The Greensboro Review, part of The University of North Carolina Greensboro’s creative writing program, is simply clad in thick paper which has a natural-pressed feel, with the title and names of the contributors on the front. The magazine opts for a simple cover, choosing instead to spend its efforts on the contents within. It is no surprise that the collection of pieces provided by MFA students is superb. The review features fiction and poetry, all of which feels effortless in its precise crafting. It’s handmade literature at its best.
“To Have Been on Fire” by Jill Osier is a prize-winning poem. It is cerebral; it reads as a cohesive stream-of-consciousness, effortlessly intermingled with solid imagery that provides a unique experience. Osier introduces this with the opening line: “The mind goes, eventually, / where it needs to go.” The reader then witnesses this journey. The poem is itself the manifestation of the idea asserted in the opening lines, a stream of thoughts travelling to and landing exactly where they needed to be.
“The House the Thompsons Bought” by Isadora J. Wager is a short story with a startling and obviously fictitious premise: the Thompsons have bought a new house with “a hole to hell in the kitchen.” This situation is treated casually by the characters, and so the reader is also able to accept the detail. As the story progresses and people begin to climb out of the hole fairly regularly, an intelligent situation arises; there couldn’t be a more literal metaphor. What’s beautiful about the story is how simply the author crafted it. There is a tangible, physical action here that is recognized and participated in by the characters, even recognized for its oddity. And so the characters are actively interacting with and being affected by the device the author is using—it’s a tangible manifestation of literary device within the story! What it means is left up to the reader, and the story begs to be read.
Poems work for different reasons. Perhaps my favorite type of poem is the one that exists to bring the reader back to a moment. “Small Boy Blowing Bubbles” by Chelsea Wagner is a beautifully simple interaction between the reader and the boy, and the reader and his own memories. The measured carefulness of a child performing a task is just as carefully crafted by the writer: “He exhales slowly, / as delicately as he’s been taught.” Though the poem is short, it has no lack of generosity in descriptive language, distilling as a written photograph a cherished and nostalgic image of childhood. The poem doesn’t end, however, with the image. It is followed by a powerful notion, one that sheds a new and mature light on thoughts we have returned to since childhood. In the final lines, the simple fascination of a child with the task of blowing bubbles is explained in a way that’s startlingly beautiful, and startlingly true. Poems like this present you with something familiar and then suddenly deepen one’s own memory with a clear realization of the truth about the moment. They bring a beautiful kind of contemplation that is new and wonderful to something so familiar it is second nature.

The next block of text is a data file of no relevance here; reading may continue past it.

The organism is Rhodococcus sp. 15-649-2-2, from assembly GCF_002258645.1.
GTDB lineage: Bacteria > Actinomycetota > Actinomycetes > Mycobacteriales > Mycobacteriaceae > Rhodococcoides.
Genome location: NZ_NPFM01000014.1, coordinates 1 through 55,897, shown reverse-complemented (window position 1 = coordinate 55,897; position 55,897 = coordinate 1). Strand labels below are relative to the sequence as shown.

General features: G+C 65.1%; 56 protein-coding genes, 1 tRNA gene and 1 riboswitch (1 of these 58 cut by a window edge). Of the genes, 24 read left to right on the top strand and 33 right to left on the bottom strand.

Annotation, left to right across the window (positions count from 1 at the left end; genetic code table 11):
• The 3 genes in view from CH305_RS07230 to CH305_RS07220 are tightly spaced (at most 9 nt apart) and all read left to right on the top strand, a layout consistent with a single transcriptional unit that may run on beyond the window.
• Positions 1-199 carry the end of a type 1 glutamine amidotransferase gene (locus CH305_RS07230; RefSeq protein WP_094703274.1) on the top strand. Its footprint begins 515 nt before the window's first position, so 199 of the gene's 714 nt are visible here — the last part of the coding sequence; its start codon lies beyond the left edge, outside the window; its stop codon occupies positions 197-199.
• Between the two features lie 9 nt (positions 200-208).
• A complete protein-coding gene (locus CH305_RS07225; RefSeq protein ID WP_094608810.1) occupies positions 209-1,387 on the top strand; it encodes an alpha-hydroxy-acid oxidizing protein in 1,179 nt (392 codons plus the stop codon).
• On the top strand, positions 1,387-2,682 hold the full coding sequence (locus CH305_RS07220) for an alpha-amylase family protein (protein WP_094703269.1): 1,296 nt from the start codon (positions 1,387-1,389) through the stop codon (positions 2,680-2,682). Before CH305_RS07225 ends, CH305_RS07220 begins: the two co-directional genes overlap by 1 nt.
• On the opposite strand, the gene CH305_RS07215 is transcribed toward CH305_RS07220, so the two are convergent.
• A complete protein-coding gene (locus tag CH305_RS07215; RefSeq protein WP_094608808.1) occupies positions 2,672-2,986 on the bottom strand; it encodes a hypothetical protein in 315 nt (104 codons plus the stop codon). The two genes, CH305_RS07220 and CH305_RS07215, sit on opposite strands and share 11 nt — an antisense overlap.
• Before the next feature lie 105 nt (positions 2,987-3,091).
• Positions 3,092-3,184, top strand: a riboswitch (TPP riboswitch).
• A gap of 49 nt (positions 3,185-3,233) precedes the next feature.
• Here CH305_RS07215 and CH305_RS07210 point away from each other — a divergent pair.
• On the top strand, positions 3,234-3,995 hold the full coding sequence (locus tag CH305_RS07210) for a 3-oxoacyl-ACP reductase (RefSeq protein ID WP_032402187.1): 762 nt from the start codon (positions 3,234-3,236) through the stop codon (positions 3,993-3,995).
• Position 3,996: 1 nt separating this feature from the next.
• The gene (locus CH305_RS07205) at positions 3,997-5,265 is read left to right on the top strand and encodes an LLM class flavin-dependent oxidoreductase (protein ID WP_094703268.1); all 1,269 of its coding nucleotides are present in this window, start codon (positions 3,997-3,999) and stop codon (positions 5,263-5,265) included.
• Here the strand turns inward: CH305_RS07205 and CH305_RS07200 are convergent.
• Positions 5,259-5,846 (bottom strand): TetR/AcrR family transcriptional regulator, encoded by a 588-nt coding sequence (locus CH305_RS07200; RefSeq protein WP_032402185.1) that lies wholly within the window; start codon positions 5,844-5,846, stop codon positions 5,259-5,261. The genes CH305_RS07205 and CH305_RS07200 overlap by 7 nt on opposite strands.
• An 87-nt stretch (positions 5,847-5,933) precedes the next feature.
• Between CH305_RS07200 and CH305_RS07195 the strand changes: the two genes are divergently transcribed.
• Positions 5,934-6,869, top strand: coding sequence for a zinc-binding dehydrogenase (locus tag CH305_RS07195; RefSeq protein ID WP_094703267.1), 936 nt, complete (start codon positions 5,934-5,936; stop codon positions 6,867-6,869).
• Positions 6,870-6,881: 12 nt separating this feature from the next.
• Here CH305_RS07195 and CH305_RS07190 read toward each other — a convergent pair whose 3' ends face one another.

Literary magazines are as varied as people in what they present. It is refreshing to come across a publication like The Greensboro Review: a distilled collection, true to its purpose and honest in its simplicity. It’s a morsel, a staple amongst more elaborate diversions that will always be the anchor and is inevitably returned to.